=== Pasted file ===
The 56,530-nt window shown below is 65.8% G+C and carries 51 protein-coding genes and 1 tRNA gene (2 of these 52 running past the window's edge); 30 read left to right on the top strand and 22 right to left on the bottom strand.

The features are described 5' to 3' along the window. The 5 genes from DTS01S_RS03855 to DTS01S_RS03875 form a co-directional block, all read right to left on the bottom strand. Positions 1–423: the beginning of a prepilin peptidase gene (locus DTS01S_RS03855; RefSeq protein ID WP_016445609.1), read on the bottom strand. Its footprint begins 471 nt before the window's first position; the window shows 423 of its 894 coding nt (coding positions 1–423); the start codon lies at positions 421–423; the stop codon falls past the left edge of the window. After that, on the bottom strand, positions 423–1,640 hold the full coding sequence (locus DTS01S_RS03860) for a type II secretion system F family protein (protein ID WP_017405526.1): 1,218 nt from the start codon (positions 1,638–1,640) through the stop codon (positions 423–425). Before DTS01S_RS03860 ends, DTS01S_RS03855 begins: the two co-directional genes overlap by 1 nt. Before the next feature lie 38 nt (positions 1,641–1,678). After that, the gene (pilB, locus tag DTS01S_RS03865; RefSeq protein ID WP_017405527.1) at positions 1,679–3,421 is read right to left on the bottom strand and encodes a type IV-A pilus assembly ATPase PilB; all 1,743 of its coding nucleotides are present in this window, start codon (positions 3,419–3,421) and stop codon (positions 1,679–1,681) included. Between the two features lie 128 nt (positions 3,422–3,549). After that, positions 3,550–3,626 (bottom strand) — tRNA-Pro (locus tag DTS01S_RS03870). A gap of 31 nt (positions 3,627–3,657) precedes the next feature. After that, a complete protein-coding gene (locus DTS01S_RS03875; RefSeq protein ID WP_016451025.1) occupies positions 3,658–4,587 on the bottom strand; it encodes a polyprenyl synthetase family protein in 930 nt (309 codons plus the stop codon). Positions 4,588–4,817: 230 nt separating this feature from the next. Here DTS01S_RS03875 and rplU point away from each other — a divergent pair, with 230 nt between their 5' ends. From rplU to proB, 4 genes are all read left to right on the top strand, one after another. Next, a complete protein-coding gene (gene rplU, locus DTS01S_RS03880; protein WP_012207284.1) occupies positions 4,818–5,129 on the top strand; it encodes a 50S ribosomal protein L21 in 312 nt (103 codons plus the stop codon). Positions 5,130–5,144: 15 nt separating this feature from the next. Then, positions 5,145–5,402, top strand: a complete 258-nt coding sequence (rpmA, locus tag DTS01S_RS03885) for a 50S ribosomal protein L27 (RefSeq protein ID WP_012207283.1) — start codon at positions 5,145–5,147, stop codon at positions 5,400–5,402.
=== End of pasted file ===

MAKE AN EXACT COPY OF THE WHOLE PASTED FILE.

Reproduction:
The 56,530-nt window shown below is 65.8% G+C and carries 51 protein-coding genes and 1 tRNA gene (2 of these 52 running past the window's edge); 30 read left to right on the top strand and 22 right to left on the bottom strand.

The features are described 5' to 3' along the window. The 5 genes from DTS01S_RS03855 to DTS01S_RS03875 form a co-directional block, all read right to left on the bottom strand. Positions 1–423: the beginning of a prepilin peptidase gene (locus DTS01S_RS03855; RefSeq protein ID WP_016445609.1), read on the bottom strand. Its footprint begins 471 nt before the window's first position; the window shows 423 of its 894 coding nt (coding positions 1–423); the start codon lies at positions 421–423; the stop codon falls past the left edge of the window. After that, on the bottom strand, positions 423–1,640 hold the full coding sequence (locus DTS01S_RS03860) for a type II secretion system F family protein (protein ID WP_017405526.1): 1,218 nt from the start codon (positions 1,638–1,640) through the stop codon (positions 423–425). Before DTS01S_RS03860 ends, DTS01S_RS03855 begins: the two co-directional genes overlap by 1 nt. Before the next feature lie 38 nt (positions 1,641–1,678). After that, the gene (pilB, locus tag DTS01S_RS03865; RefSeq protein ID WP_017405527.1) at positions 1,679–3,421 is read right to left on the bottom strand and encodes a type IV-A pilus assembly ATPase PilB; all 1,743 of its coding nucleotides are present in this window, start codon (positions 3,419–3,421) and stop codon (positions 1,679–1,681) included. Between the two features lie 128 nt (positions 3,422–3,549). After that, positions 3,550–3,626 (bottom strand) — tRNA-Pro (locus tag DTS01S_RS03870). A gap of 31 nt (positions 3,627–3,657) precedes the next feature. After that, a complete protein-coding gene (locus DTS01S_RS03875; RefSeq protein ID WP_016451025.1) occupies positions 3,658–4,587 on the bottom strand; it encodes a polyprenyl synthetase family protein in 930 nt (309 codons plus the stop codon). Positions 4,588–4,817: 230 nt separating this feature from the next. Here DTS01S_RS03875 and rplU point away from each other — a divergent pair, with 230 nt between their 5' ends. From rplU to proB, 4 genes are all read left to right on the top strand, one after another. Next, a complete protein-coding gene (gene rplU, locus DTS01S_RS03880; protein WP_012207284.1) occupies positions 4,818–5,129 on the top strand; it encodes a 50S ribosomal protein L21 in 312 nt (103 codons plus the stop codon). Positions 5,130–5,144: 15 nt separating this feature from the next. Then, positions 5,145–5,402, top strand: a complete 258-nt coding sequence (rpmA, locus tag DTS01S_RS03885) for a 50S ribosomal protein L27 (RefSeq protein ID WP_012207283.1) — start codon at positions 5,145–5,147, stop codon at positions 5,400–5,402.